Mock interview tournament at UW Bothell

By Douglas Esser
The University of Washington Bothell combined debate-style competition with career services to create an innovative event on campus – the mock interview tournament.

Maryanne Heinbaugh

Twenty-five students took part in the event May 19 at the North Creek Events Center. It was co-hosted by the UW Bothell Debate Society, the new student chapter of the Society for Human Resource Management (SHRM) and UW Bothell Career Services.

It was the first SHRM club collaboration with the Debate Society and a great opportunity to practice interviewing and receive feedback from professionals, said Markus Smith, the founder and president of the SHRM club. Smith is graduating in June in media and communication studies, and in community psychology.

Partnering with the student organizations was a great approach, said Samara Reynolds, director of UW Bothell Career Services.

“This really has been a collaborative event,“ Reynolds said. “It’s fun to try something new this year.”
Mock interviewing is an event at national speech and debate competitions in which UW Bothell students have done well, said Denise Vaughan, director of forensics, but this was new.

“I don’t know anybody else who does this, but I love this idea,” said Vaughan who hopes to make it an annual event. One of the interviewers told Vaughan he was impressed with the way the UW Bothell students came prepared and conducted themselves professionally. He also said their attitude demonstrated they were eager to learn and showed how prepared they were for the challenges of transitioning from academics to industry.

Mock interview tournament results:
First place, tie, Aruba Baig and Ane Groth
Third place, Rijul Bhaskar
Fourth place, Yuntai Chang
Fifth place, tie, Meron Shiferaw and Jamal Howard.

In addition, there was a resume competition in the event:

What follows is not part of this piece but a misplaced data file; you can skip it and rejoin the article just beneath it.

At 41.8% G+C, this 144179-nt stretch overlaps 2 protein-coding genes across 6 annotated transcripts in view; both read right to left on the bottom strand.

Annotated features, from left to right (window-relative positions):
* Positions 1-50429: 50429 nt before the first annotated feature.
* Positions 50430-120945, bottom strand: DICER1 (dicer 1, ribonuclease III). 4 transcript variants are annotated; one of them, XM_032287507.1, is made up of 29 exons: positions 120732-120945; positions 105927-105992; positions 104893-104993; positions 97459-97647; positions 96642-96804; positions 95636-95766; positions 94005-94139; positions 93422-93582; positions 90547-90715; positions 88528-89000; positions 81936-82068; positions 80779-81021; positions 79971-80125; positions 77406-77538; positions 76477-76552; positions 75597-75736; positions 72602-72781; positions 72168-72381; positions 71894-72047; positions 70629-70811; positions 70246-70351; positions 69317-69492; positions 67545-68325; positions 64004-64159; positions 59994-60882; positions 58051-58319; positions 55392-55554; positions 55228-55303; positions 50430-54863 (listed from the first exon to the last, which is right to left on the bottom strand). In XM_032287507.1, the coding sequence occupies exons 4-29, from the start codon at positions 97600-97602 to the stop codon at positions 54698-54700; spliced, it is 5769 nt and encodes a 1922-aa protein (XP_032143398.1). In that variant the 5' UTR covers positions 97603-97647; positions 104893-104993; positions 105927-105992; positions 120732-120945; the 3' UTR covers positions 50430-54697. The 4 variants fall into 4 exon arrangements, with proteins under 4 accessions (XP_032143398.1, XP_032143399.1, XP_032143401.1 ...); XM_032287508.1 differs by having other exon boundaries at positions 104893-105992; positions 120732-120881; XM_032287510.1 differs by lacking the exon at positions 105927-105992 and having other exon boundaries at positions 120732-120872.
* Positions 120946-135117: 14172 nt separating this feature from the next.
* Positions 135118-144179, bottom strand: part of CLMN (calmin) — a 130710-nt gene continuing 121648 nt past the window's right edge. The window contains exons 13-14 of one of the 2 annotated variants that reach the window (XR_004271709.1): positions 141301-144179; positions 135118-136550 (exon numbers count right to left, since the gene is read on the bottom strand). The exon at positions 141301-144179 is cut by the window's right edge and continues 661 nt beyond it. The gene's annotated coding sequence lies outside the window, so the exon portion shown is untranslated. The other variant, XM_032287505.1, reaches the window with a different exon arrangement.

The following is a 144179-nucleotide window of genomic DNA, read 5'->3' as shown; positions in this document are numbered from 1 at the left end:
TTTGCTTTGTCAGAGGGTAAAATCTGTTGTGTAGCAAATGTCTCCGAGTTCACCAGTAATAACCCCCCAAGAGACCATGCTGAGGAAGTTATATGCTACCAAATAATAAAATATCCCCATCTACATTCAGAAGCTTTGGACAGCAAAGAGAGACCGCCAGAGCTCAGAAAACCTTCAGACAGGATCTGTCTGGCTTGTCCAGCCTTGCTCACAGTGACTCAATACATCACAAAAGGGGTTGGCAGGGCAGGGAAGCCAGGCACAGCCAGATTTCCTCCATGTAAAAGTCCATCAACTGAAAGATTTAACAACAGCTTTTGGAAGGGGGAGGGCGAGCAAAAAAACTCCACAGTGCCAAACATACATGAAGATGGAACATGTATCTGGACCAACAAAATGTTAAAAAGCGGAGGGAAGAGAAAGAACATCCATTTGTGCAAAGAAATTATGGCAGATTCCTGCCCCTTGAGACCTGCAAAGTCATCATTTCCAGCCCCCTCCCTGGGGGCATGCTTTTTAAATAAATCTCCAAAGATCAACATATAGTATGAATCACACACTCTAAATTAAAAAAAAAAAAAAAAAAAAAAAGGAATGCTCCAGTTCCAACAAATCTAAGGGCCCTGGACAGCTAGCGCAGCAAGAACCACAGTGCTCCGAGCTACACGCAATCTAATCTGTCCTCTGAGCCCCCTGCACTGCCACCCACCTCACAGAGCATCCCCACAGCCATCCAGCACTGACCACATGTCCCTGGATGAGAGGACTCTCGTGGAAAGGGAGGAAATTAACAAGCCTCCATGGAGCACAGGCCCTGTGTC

First place, Hao Vo
Second place, Tai Yang-Abreu

The tournament also was an opportunity for the interviewers, said Maryanne Heinbaugh, project developer and coach with Intern2Career, a Bothell company that works with businesses to develop paid-internship programs.

Sitting down with students “allows us to better understand what we need to do to meet them where they’re at,” Heinbaugh said. And students need interviewing skills, she said.

“Having a marketable degree and a strong GPA are important, but those alone won’t get them hired,” Heinbaugh said.

One student who spoke with Heinbaugh said mock interviews with real professionals are an opportunity to enter into the employers’ realm.

“The nice thing is trying to speak the same language the employers do,” said Stephen Johnson, an Army veteran planning to graduate next year in global studies.

The interviewers for the event were professionals volunteering from a variety of businesses and organizations. In addition to Intern2Career, there were volunteers from Microsoft, AT&T, Atos, Fastenal, Cocoon House, WorkSource Snohomish, Evergreen Health and Archbright.

Judges asked each candidate the same questions for a clear comparison in 10-15-minute interviews. Everyone was rated on a scale of 1-100.

Maryanne Heinbaugh interviews Stephen Johnson. (Marc Studer photos)

Stephen Johnson, Maryanne Heinbaugh

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